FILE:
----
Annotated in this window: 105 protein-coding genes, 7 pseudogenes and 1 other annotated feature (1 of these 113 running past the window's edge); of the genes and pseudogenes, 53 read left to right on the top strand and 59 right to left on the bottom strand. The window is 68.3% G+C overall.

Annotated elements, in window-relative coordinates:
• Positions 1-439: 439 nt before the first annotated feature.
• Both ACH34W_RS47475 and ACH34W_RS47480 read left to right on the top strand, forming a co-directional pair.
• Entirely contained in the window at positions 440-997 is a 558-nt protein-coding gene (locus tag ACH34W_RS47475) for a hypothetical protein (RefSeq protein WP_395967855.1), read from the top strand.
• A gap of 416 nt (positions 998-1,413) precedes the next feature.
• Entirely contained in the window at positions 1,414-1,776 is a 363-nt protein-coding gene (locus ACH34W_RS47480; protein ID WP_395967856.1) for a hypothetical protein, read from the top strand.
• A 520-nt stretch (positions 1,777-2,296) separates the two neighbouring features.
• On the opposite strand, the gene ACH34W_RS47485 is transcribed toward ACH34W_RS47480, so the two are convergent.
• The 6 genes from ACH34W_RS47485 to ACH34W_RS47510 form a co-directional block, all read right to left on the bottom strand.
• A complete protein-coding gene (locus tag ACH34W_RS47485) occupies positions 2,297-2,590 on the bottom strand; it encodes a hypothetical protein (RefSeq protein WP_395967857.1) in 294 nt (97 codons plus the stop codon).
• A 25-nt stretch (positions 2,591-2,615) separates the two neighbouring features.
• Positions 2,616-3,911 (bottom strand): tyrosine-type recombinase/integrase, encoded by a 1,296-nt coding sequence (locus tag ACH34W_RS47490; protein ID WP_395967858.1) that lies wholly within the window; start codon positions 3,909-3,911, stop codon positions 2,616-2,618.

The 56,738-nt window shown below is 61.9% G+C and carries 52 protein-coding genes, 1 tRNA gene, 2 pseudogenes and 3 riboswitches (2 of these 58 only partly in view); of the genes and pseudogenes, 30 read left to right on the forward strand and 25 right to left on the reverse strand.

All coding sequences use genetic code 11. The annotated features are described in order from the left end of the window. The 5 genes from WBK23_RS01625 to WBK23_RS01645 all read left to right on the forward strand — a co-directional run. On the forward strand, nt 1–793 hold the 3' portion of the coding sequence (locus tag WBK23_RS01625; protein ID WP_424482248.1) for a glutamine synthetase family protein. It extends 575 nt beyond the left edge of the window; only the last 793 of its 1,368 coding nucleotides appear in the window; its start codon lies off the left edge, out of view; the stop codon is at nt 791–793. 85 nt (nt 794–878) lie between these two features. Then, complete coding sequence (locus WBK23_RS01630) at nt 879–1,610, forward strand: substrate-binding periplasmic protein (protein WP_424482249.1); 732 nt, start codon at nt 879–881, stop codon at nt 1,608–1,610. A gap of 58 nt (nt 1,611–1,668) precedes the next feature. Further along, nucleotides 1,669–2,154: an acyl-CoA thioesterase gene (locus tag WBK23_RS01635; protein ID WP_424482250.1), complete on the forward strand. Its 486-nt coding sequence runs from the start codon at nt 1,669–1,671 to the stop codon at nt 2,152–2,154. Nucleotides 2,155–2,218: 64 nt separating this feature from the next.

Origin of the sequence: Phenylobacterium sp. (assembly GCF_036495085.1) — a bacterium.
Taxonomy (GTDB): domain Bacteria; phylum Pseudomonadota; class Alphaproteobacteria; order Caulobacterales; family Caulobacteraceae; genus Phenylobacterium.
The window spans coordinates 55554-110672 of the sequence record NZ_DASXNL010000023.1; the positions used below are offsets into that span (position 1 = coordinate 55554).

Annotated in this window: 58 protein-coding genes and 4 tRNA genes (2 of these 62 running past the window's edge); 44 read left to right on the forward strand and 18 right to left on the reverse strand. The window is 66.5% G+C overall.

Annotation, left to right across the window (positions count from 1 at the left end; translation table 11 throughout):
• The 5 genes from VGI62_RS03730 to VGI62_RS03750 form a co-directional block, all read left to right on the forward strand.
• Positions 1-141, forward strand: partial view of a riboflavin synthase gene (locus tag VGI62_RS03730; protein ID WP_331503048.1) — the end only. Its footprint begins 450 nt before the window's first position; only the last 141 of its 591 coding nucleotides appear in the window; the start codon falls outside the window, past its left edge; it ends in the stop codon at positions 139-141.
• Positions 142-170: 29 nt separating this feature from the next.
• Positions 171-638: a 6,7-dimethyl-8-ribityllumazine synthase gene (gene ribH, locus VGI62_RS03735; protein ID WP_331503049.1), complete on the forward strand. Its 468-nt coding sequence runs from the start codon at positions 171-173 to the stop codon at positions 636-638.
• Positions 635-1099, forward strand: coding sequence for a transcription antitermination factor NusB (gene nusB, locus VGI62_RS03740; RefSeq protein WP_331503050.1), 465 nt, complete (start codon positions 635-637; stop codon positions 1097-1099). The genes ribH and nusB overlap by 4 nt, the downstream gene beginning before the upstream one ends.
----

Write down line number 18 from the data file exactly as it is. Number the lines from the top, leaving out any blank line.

The window spans coordinates 55554-110672 of the sequence record NZ_DASXNL010000023.1; the positions used below are offsets into that span (position 1 = coordinate 55554).